What the estimate provided can be useful for, however, is indicating the overall intensity of your session. 

“Having a general sense of calories burned is always better than nothing,” says exercise physiologist Bianca Grover. Some treadmills may ask you to input personal information such as your age, weight and height before you start running, and this is likely to improve their accuracy. “But, again, these do not have pinpoint accuracy, but they are likely closer than those that do not take these into consideration”.

Bianca Grover
Bianca Grover

Bianca Grover is a certified exercise physiologist, medical exercise specialist and personal trainer. She holds several certifications and specializations from the American Council on Exercise (ACE), the American College of Sports Medicine (ACSM) and the American Heart Association. Her specialities include functional training, strength training and orthapedic considerations. 

Do treadmills help you lose weight?

Weight loss is a common goal for those taking up treadmill running, and using a running machine can help in this process thanks to its calorie burning credentials. 

“Because treadmill exercises – like any physical activity – require you to burn calories, this can help contribute to your desired daily calorie deficit (opens in new tab),” Grover says.

However, if you’re looking to decrease your body fat percentage, she advises addressing several other factors alongside upping the amount you’re exercising. 

“Treadmills can certainly help you lose weight, but they are only one factor in the equation. If you are looking to lose weight, you must be at a consistent caloric deficit, meaning you must burn more calories than you are taking in.”

Grover recommends “a safe caloric deficit” of between 200 and 500 calories (per day), with a general goal of losing one or two pounds per week. This will enable your body to slowly lose weight without starving it. 

Does a treadmill make you faster?

Improved running performance is another major motivator for regular treadmill users and running machine newcomers alike – and for good reason. 

If you’re an endurance runner, a progressive treadmill running program can help improve your cardiovascular endurance. This will make your heart and lungs work more efficiently, allowing you to run faster for longer. As a result, you can shave seconds off your best 5K time, 10K PB, and beyond.

However, if you’re a sprinter looking to improve your pace and power over short distances, most treadmills will struggle to provide the stimulus you need, with the majority maxing out at 12mph. Instead, you should hit the track or turn to alternative training methods like weight training (opens in new tab) to improve your performance.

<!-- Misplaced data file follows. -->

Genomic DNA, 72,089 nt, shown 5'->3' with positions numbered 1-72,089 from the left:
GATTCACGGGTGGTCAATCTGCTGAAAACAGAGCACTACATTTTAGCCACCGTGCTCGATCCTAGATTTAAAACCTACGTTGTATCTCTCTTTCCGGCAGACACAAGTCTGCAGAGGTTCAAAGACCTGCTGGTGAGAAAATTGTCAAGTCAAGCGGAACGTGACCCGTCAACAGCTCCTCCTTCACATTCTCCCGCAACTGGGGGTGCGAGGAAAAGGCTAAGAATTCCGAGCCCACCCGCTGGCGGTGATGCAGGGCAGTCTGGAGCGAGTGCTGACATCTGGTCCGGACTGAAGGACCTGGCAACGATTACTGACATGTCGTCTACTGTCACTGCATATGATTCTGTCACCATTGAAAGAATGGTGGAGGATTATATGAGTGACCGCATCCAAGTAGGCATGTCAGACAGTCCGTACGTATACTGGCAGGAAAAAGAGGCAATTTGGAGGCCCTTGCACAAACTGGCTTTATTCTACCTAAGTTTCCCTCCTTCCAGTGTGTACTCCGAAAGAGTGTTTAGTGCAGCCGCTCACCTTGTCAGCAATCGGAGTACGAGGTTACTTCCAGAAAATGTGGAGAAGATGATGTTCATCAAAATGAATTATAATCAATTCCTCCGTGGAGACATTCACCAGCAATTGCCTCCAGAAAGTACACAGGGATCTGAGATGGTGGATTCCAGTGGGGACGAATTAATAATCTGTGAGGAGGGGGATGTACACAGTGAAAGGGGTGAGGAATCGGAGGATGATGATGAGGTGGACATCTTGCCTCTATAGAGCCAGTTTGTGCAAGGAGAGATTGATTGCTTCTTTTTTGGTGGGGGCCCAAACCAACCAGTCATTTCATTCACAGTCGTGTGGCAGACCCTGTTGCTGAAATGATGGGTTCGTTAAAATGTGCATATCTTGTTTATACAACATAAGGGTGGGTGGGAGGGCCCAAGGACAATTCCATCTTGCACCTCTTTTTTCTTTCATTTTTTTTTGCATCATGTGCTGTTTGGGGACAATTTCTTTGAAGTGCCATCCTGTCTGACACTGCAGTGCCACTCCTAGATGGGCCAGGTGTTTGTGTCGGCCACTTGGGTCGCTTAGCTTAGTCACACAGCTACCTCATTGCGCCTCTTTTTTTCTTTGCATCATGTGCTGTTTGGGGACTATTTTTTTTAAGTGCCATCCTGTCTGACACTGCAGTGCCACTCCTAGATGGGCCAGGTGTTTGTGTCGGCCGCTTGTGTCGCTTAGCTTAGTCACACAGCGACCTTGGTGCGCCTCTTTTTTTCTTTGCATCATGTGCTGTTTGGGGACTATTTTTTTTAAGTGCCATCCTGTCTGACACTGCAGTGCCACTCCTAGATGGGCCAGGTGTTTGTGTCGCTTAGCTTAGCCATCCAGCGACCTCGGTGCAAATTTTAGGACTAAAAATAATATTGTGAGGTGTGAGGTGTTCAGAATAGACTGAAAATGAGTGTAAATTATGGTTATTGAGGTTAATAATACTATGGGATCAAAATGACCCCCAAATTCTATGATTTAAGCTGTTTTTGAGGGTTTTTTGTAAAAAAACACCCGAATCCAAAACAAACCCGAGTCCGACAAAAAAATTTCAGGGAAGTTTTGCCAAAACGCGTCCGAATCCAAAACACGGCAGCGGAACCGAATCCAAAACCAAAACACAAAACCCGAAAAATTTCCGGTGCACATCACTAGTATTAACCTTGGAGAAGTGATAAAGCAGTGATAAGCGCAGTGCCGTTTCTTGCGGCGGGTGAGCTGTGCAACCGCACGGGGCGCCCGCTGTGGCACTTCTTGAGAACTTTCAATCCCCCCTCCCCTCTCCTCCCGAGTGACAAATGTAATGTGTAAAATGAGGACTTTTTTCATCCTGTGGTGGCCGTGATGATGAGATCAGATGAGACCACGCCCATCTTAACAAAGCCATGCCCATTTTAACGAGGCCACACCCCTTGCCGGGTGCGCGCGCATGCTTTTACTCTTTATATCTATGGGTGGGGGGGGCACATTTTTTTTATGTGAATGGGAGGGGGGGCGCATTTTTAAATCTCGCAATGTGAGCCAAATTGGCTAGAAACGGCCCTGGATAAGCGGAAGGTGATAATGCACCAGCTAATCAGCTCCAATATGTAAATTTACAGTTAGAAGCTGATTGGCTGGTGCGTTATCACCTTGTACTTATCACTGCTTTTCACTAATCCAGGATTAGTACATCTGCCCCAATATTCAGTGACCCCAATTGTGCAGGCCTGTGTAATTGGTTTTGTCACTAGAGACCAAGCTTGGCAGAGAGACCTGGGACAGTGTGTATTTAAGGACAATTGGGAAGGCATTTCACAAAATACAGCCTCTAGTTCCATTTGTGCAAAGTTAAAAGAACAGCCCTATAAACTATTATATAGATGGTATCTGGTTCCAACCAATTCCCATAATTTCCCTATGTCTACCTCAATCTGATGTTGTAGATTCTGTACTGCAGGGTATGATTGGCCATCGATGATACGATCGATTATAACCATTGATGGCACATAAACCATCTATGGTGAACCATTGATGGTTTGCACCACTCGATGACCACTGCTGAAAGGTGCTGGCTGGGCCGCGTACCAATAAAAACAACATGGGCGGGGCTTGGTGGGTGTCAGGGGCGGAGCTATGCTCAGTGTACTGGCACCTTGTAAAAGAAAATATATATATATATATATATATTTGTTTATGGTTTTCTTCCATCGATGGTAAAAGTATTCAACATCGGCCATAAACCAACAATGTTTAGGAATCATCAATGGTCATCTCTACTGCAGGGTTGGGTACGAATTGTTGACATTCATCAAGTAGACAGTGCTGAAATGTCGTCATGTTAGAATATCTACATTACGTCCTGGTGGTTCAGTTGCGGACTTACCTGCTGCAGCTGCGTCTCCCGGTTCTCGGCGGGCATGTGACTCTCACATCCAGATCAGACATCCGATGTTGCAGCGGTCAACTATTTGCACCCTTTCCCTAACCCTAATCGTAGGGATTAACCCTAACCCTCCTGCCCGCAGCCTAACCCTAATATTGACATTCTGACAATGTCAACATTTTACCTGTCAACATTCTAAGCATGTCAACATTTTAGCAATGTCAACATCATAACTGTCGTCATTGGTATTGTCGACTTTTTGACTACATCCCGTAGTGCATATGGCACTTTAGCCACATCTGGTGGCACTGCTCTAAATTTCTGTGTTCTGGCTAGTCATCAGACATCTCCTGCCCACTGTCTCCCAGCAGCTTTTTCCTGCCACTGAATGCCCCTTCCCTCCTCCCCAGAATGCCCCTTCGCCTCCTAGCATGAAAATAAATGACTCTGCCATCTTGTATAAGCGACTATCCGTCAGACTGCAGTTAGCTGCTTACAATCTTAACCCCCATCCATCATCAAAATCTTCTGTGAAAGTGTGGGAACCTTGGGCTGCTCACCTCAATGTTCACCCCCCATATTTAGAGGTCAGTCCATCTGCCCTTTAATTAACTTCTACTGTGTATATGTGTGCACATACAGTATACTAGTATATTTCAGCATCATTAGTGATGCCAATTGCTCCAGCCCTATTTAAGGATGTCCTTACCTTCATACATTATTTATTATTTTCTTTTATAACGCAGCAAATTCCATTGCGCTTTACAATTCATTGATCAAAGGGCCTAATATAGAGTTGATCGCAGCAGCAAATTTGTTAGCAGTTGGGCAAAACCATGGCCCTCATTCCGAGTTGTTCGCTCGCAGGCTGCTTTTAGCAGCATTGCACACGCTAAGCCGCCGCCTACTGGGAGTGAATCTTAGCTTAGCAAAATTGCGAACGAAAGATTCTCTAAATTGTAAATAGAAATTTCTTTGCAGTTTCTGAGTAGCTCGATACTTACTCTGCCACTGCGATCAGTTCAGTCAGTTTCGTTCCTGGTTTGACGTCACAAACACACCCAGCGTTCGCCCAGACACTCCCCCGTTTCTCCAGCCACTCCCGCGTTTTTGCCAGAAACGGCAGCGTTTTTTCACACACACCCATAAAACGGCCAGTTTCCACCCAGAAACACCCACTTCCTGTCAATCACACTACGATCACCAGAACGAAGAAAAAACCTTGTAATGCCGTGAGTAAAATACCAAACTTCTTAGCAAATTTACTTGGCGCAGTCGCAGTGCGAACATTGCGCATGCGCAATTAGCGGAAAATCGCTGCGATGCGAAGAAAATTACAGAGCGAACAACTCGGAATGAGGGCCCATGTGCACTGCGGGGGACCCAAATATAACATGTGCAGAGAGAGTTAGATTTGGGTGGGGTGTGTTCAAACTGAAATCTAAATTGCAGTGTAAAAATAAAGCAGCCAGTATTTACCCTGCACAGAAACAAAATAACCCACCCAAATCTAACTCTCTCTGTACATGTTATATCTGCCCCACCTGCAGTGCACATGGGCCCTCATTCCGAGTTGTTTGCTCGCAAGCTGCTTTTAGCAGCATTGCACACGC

“If we define ‘getting faster’ as improving your top speed then treadmills will play a minimal role in that,” Grover says. “In order to improve your top speed, you will need to incorporate things such as resistance training and plyometrics into your routine.

“However, by improving your cardiovascular health, treadmill workouts can help reduce your times over longer distances. This improvement in conditioning means your body is using oxygen and fuel more efficiently, allowing you to maintain a higher speed for longer."

Are treadmill distances accurate?

As treadmill manufacturers are aware of the length of their running belt and the speed at which it is moving, distance-trackers on these machines should be able to provide a good level of accuracy. 

“It likely depends on the treadmill, but (in general) they are quite accurate,” says Grover, adding: “Keep in mind that they will certainly feel different than running outside or on a track. Treadmills usually impact things such as length of stride and consistency of terrain.” 

Does a treadmill build muscle?

If you want to take a closer look at this query, our feature on, “Does running build muscle (opens in new tab)?” should have all the answers you need. 

A 2015 study published in Exercise and Sports Sciences Reviews concluded that aerobic exercise (like rowing, cycling or running on a treadmill at a moderate speed) “should be acknowledged to increase skeletal muscle mass and be considered an effective countermeasure for muscle loss with advancing age”.

(All the more reason to invest in a pair of the best running shoes for supination (opens in new tab).)

But, while running can increase skeletal muscle mass to some extent and prevent muscle loss, it can’t be used to pack on significant slabs of muscle. If muscle gain (or hypertrophy (opens in new tab)) is your goal, and you’re less concerned about the working your cardiovascular system, then strength exercises (opens in new tab) should be your first port of call. 

We prescribe hitting the weights (like some of the best adjustable dumbbells (opens in new tab)) and following a program that takes advantage of the progressive overload (opens in new tab) principle.  

Harry Bullmore
Fitness writer

Harry Bullmore is a fitness writer covering everything from reviews to features for LiveScience, T3, TechRadar, Fit&Well and more. So, whether you’re looking for a new fitness tracker or wondering how to shave seconds off your 5K PB, chances are he’s written something to help you improve your training. 

When not writing, he’s most likely to be found experimenting with a wide variety of training methods in his home gym or trying to exhaust his ever-energetic puppy. 

Prior to joining Future, Harry wrote health and fitness product reviews for publications including Men’s Health, Women’s Health and Runner’s World. Before this, he spent three years as a news reporter with work in more than 70 national and regional newspapers.

With contributions from